Indian millennials are emerging as chief wage earners; what they want

Understanding the millennial consumer and how he or she is currently placed in this cycle is critical then for these companies to reach out to people and tap their purchase wallets better.
Marketers for long have known the importance of millennials or those born after the year 1980. They are young, brand-conscious and don’t mind spending a bit more to improve their lifestyles. But in India they are also increasingly emerging as the chief wage earners at a time when their parents are approaching retirement, especially millennials in the 25 to 35 age-group says a new study by Deloitte.

This trend, explains Anil Talreja, partner, Deloitte India, sets India's millennials apart from their counterparts across the world and also puts added pressure on companies to identify what works and what doesn't within this group of people.

This is because, say experts, as the domestic market begins to evolve post disruptive measures such as demonetisation and introduction of the goods and services tax, understanding where consumers are going to fulfill their needs and who is driving the overall consumption basket will define the marketers of tomorrow. Consumer-facing businesses from retail to fast moving consumer goods, auto and telecom then, say experts, will increasingly look for more people willing to give their purchase basket a tweak.

Understanding the millennial consumer and how he or she is currently placed in this cycle is critical then for these companies to reach out to people and tap their purchase wallets better. What does the Deloitte study say about these young consumers?

According to Deloitte, India's millennials constitute 34 per cent of the country's population, ahead of markets such as Brazil, China, US and UK. This puts India, the report says, in the driver's seat, when it comes to understanding this demographic. Also this group in India is better educated and more connected to the world than their predecessors and account for 71 per cent of total household income, especially, in the 25-35 age-group. They are also willing to try out new things and experiment with jobs and new work profiles.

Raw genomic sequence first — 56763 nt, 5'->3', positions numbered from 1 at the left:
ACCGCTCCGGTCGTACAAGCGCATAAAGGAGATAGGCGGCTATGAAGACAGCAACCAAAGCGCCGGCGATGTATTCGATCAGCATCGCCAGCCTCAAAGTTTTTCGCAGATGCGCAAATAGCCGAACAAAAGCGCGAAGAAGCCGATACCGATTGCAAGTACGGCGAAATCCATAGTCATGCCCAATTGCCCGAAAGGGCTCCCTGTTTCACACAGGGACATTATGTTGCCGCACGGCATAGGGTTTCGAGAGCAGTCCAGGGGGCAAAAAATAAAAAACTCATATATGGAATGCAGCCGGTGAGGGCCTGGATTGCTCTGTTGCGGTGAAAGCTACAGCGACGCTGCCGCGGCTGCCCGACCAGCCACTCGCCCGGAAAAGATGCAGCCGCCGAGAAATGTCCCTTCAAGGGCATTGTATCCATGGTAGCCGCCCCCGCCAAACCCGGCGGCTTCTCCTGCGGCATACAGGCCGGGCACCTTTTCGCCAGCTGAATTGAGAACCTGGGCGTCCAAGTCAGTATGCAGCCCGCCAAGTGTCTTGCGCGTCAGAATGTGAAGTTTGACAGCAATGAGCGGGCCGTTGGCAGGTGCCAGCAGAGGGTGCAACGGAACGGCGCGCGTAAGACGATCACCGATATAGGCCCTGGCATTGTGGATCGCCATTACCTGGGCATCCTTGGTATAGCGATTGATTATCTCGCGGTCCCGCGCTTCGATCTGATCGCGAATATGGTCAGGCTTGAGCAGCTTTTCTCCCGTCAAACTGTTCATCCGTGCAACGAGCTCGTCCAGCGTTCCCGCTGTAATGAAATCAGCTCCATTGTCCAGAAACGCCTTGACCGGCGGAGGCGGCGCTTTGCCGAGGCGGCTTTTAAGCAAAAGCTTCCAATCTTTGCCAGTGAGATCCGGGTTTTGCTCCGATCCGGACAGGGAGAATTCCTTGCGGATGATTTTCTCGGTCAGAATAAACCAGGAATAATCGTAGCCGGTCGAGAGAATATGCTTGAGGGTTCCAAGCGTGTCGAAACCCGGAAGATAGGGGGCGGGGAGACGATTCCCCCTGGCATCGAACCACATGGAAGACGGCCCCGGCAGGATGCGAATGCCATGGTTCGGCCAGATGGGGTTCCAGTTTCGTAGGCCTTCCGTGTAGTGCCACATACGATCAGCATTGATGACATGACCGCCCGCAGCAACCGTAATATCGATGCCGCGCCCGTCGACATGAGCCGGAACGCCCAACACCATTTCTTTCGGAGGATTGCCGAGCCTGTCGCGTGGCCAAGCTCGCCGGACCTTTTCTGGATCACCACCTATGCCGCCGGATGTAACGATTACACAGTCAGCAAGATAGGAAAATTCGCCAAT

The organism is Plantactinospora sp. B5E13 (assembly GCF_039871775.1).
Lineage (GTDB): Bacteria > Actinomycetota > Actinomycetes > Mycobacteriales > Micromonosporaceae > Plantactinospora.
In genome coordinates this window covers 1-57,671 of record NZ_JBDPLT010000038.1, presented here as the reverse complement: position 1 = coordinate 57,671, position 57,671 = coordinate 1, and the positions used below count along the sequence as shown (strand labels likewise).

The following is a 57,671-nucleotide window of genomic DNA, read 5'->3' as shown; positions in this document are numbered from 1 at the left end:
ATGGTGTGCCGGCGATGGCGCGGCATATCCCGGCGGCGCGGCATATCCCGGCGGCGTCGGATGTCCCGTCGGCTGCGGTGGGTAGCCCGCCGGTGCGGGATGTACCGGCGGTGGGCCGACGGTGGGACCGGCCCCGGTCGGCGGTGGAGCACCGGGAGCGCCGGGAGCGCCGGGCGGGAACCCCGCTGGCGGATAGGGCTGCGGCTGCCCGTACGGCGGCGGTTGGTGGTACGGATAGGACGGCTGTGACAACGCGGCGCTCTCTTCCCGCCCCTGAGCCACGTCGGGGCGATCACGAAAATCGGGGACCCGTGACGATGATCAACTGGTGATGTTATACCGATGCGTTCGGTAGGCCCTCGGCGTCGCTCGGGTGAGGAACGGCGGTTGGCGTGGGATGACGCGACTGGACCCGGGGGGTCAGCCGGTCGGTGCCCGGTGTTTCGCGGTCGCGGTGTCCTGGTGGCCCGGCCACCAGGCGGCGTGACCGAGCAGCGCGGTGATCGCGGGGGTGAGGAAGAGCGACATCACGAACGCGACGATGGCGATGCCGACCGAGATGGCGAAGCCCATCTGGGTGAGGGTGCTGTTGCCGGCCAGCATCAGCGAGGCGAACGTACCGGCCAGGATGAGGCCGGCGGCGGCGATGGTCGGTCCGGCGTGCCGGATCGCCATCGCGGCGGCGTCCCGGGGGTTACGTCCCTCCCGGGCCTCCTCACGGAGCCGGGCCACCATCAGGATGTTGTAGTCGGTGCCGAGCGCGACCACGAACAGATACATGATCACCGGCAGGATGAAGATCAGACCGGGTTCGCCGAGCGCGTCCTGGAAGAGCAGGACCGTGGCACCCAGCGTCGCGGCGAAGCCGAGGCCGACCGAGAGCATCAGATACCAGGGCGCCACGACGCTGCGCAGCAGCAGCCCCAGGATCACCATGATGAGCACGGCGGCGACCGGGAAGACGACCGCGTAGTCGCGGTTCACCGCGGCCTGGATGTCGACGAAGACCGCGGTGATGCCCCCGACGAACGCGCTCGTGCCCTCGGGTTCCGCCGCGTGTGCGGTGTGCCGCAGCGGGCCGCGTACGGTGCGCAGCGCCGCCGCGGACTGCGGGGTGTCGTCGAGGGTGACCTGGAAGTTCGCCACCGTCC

Millennials, says Talreja, unlike their predecessors, are not hesitant to pick up “blue-collared jobs” versus “white-collared jobs” and are not wary about job-hopping either. This is particularly true in the younger demographic of 18-24 years, where youth are either studying or starting out with new jobs. The need to discover oneself is stronger in this age-group, pushing them to jump from one place to another quickly and take up new challenges.

The money, honey

A break-up of monthly expenditure by millennials shows that 29 per cent of their expenses goes towards household essentials, followed by education (16.7 per cent) and utilities (13.5 per cent) respectively. While monthly rentals (in the case rented accommodation) or equated monthly installments (in the case of home loans), personal grooming and lifestyle-related expenditure constitute anywhere between 6 and 12 per cent of a millennial’s monthly expenditure, they still manage to save about 11 per cent of their income per month.

While lower than their predecessors, this trend, say experts, still points to the basic need to save that exists among millennials. Yet, the pre-disposition to spend, explains Talreja, is higher among millennials (than their predecessors) and opens up a plethora of opportunities for brands.

Millennials, he says, also place greater emphasis on healthcare and wellness, opting to spend more on fitness regimes and devices such as wearable tech bands that monitor their vital parameters. They are also particular about convenience when shopping or eating out, contributing in part to the growth seen in online shopping and online food ordering (in India) especially among younger working people.

Talreja says that millennials are also increasingly placing greater emphasis on ethical brands, basically those who are conscious of where they source their inputs or raw materials from and what practices are deployed to convert them into finished products.

“Millennials view brands from a holistic lens and place greater reliance on the ethos and value system of the brand,” he says.

The need for personalisation, says the Deloitte report, is also higher among millennials than their predecessors, pushing them towards categories that ensure it. “Aesthetic aspects are being given more importance than core functional aspects of a brand and that is driving personalisation,” Talreja says.

For companies, these trends will mean that their focus will have to be on products and services that are value-for-money, but have a high degree of personalisation. Millennials will also have to be increasingly reached via mobile applications and social media and brands will have to be socially-responsible when reaching out to them.

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